The very recent crackdown on Iran by the Trump regime can very well be observed as a fight that the U.S is destined to lose out on. By reinstating all the sanctions removed under the 2015 nuclear deal, not only impacting Iran but all the states that wish to trade with the oil rich nation, the Trump administration’s decision has impacted world oil exports, shipping and banking, not to mention people’s livelihood; which are all crucial aspects of the world economy. It can very well be said that these sanctions have the potential to backfire on the US because for one, the UK, Germany and France, who are still committed to the nuclear deal, have all objected to these sanctions. Adding to this is the fact that the US administration has provided exemptions to eight countries, including India, to continue importing Iranian oil thus proving yet again that the US needs allies even when the allies are conducting business with theenemy state.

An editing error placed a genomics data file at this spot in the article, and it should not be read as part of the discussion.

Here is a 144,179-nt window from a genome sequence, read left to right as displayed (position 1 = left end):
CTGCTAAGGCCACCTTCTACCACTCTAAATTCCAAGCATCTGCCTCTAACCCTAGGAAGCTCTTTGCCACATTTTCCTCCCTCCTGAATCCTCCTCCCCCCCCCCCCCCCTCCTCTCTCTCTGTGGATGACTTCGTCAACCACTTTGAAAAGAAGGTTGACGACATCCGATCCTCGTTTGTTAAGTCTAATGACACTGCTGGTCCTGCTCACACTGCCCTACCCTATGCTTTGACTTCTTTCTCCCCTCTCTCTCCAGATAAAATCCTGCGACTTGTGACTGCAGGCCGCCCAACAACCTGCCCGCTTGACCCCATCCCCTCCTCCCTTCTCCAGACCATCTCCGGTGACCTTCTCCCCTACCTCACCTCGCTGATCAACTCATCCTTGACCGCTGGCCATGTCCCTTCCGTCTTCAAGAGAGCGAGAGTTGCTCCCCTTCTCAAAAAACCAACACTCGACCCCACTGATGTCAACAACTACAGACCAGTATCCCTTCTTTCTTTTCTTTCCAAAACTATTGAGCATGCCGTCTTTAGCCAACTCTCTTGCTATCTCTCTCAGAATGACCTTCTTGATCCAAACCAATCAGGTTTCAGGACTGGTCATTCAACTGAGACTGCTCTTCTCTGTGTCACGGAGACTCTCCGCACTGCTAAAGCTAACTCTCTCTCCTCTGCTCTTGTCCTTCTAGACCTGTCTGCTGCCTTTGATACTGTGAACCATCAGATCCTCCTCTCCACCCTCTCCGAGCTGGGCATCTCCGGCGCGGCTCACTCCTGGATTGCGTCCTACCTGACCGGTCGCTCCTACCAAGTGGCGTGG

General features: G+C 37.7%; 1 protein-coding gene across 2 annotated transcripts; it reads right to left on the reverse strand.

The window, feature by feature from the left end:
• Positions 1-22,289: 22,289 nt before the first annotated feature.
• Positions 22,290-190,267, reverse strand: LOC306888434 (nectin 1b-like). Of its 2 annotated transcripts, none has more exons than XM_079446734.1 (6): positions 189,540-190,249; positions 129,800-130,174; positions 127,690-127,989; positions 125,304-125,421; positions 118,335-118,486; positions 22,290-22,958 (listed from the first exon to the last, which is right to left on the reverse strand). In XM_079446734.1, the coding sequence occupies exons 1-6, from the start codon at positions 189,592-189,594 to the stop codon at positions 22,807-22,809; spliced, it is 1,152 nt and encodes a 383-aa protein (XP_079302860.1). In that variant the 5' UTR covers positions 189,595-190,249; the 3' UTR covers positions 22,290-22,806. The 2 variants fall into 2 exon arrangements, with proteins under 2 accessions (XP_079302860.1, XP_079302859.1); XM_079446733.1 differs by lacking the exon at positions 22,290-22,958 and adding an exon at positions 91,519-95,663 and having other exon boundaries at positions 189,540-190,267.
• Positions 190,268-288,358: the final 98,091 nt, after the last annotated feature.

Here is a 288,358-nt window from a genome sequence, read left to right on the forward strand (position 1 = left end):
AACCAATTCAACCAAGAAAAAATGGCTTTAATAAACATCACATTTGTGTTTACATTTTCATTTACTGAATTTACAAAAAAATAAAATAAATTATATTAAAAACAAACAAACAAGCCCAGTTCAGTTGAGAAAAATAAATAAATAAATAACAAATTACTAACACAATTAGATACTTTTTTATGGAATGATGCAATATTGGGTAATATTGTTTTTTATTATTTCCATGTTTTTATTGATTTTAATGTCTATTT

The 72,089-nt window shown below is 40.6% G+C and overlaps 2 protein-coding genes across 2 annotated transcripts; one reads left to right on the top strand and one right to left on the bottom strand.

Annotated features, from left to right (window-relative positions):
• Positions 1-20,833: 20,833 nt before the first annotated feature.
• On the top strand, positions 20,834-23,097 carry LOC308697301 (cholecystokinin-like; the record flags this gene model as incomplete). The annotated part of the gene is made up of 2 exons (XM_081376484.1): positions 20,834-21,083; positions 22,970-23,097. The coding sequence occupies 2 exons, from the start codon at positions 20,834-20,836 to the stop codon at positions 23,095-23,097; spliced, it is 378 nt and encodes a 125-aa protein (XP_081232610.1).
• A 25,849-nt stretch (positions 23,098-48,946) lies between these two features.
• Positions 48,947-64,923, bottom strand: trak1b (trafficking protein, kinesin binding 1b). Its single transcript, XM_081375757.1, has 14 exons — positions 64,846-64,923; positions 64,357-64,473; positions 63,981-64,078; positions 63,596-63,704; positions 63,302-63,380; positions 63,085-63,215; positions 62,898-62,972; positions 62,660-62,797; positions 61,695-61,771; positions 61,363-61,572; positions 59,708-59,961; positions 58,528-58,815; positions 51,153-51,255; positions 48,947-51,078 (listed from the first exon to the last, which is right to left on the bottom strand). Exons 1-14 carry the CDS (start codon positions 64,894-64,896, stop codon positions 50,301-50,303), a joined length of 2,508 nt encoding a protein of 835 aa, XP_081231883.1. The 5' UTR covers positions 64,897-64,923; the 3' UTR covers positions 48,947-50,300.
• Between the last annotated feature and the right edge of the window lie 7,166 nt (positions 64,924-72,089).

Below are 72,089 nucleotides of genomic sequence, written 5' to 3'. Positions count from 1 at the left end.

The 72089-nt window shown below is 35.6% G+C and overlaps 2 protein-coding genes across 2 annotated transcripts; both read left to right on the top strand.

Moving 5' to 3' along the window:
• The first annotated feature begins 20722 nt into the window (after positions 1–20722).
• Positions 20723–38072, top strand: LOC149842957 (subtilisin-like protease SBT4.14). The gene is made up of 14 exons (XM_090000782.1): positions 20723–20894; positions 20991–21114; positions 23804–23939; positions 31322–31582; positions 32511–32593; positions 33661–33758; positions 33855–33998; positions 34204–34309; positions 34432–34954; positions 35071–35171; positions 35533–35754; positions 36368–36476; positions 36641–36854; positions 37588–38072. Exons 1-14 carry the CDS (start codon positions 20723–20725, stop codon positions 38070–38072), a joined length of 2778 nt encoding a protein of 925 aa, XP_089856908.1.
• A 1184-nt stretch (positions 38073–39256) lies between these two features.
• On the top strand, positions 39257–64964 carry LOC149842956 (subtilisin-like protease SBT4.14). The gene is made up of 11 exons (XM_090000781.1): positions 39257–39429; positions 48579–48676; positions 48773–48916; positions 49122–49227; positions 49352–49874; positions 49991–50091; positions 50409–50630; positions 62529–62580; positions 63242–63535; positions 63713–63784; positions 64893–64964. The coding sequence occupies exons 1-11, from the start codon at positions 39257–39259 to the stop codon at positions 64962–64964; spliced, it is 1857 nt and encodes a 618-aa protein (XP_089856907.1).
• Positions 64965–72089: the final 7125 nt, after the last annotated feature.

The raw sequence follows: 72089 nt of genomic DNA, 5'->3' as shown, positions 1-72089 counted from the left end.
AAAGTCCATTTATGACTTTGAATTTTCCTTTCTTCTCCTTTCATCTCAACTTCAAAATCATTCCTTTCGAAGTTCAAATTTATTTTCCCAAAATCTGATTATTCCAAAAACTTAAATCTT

The US clearly understands the fact that sanctions cannot work in this modern world of ours without some hard power backing from other states.
With the apparent backing out of the European Union and the further wavering of sanctions under CAATSA1 towards India and other states, America has showcased that it needs allies and if economic sanctions are to ever work, it requires collective action; which can be termed
as a farfetched dream considering the fact that Sovereign countries have their own personal ambitions and that even though the world is increasingly becoming interlinked and interconnected, individual aspirations are always carried out discretely.